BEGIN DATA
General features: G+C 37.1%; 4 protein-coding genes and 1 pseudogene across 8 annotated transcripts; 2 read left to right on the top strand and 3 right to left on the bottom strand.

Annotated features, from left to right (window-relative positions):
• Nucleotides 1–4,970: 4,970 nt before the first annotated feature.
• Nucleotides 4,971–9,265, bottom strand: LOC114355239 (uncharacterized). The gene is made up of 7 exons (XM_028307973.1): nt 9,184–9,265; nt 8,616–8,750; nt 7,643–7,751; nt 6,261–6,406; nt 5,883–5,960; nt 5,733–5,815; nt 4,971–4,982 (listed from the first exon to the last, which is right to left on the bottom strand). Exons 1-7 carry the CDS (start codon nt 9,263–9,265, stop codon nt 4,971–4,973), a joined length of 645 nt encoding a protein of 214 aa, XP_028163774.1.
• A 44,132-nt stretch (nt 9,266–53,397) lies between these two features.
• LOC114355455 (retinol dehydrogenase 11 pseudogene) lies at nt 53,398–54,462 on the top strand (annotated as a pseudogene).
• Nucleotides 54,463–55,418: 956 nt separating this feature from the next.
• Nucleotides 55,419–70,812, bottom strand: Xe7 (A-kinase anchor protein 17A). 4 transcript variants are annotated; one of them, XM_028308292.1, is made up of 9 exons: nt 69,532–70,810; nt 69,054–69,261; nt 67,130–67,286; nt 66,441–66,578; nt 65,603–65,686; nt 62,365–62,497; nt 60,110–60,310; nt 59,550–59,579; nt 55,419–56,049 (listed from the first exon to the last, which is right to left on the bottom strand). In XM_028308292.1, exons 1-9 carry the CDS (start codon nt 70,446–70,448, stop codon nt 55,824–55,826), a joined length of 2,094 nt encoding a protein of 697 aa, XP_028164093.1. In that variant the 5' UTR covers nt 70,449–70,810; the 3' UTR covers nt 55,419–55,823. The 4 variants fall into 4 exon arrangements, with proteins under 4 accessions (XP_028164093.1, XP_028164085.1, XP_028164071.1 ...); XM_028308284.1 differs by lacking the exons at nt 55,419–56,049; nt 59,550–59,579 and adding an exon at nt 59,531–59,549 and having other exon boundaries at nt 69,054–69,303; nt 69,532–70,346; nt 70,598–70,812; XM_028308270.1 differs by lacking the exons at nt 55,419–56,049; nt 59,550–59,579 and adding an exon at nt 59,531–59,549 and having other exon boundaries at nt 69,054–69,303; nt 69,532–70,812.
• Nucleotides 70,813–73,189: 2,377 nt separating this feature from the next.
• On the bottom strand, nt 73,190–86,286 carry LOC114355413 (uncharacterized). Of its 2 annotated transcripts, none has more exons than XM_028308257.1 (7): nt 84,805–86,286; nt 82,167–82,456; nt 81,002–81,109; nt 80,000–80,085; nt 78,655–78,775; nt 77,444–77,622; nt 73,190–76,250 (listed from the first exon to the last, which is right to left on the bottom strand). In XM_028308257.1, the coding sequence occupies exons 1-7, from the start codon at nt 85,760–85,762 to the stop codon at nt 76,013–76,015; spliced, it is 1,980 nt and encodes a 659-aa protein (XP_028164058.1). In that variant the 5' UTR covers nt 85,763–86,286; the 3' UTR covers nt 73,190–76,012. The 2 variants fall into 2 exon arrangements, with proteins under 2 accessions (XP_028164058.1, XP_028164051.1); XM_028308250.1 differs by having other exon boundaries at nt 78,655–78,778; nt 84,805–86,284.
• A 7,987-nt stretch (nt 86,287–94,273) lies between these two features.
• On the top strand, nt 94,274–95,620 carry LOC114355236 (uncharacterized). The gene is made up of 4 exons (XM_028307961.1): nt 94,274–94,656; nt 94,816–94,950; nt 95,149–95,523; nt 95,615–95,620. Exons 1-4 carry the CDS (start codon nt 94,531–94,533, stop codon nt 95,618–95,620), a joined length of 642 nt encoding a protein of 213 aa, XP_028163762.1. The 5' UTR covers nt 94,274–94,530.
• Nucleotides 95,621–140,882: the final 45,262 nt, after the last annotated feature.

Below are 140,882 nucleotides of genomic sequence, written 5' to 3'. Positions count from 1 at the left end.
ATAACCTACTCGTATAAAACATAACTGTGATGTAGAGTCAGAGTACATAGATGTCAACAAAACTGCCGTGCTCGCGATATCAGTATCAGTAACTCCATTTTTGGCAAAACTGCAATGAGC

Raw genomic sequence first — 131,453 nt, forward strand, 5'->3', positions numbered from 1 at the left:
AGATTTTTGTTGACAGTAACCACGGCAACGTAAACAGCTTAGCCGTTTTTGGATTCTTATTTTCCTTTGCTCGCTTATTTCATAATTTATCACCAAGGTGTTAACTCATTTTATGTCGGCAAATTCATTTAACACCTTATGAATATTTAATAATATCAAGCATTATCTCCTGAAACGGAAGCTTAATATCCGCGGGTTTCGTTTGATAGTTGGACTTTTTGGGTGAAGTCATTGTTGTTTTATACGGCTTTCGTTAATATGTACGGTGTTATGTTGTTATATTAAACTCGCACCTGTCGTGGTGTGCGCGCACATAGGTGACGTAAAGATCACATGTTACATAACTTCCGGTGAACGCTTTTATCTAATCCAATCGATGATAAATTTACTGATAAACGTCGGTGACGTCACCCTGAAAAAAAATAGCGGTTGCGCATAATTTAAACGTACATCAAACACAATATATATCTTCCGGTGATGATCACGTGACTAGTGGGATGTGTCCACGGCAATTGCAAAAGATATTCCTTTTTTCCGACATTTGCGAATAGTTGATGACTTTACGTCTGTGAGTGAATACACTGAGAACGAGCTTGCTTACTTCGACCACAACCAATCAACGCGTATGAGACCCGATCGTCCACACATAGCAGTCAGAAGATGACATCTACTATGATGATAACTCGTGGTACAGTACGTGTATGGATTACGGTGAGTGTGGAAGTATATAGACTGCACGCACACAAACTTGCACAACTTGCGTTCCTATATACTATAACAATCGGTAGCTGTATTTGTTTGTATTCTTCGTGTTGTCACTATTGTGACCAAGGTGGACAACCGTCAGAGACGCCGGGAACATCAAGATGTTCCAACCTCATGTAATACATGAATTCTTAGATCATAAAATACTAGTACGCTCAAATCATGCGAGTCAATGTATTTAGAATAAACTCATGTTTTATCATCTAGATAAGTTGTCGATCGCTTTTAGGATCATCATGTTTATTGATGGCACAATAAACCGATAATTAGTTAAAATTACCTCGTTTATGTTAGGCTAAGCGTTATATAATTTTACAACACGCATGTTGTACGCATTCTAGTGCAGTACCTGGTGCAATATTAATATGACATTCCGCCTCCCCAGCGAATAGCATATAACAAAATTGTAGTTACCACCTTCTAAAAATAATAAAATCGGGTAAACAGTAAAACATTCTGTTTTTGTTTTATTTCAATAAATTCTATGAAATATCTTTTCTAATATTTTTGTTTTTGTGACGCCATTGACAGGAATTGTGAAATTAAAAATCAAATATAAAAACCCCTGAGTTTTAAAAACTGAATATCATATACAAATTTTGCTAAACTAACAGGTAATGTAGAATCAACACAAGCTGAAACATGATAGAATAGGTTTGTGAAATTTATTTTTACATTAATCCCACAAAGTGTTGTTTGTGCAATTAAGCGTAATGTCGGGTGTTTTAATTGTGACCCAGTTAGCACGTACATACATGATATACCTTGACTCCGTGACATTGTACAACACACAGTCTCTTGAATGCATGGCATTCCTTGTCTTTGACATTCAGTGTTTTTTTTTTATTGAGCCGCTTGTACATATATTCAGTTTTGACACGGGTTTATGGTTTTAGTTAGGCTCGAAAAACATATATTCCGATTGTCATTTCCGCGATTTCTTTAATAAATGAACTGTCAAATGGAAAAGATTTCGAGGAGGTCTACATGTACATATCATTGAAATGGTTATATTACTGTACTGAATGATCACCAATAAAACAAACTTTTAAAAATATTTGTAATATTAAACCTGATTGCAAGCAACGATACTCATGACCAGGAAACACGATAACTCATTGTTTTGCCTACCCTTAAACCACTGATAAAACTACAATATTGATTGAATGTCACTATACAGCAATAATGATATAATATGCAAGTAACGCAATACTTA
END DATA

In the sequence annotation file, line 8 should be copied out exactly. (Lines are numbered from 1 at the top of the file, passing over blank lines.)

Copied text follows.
• Nucleotides 55,419–70,812, bottom strand: Xe7 (A-kinase anchor protein 17A). 4 transcript variants are annotated; one of them, XM_028308292.1, is made up of 9 exons: nt 69,532–70,810; nt 69,054–69,261; nt 67,130–67,286; nt 66,441–66,578; nt 65,603–65,686; nt 62,365–62,497; nt 60,110–60,310; nt 59,550–59,579; nt 55,419–56,049 (listed from the first exon to the last, which is right to left on the bottom strand). In XM_028308292.1, exons 1-9 carry the CDS (start codon nt 70,446–70,448, stop codon nt 55,824–55,826), a joined length of 2,094 nt encoding a protein of 697 aa, XP_028164093.1. In that variant the 5' UTR covers nt 70,449–70,810; the 3' UTR covers nt 55,419–55,823. The 4 variants fall into 4 exon arrangements, with proteins under 4 accessions (XP_028164093.1, XP_028164085.1, XP_028164071.1 ...); XM_028308284.1 differs by lacking the exons at nt 55,419–56,049; nt 59,550–59,579 and adding an exon at nt 59,531–59,549 and having other exon boundaries at nt 69,054–69,303; nt 69,532–70,346; nt 70,598–70,812; XM_028308270.1 differs by lacking the exons at nt 55,419–56,049; nt 59,550–59,579 and adding an exon at nt 59,531–59,549 and having other exon boundaries at nt 69,054–69,303; nt 69,532–70,812.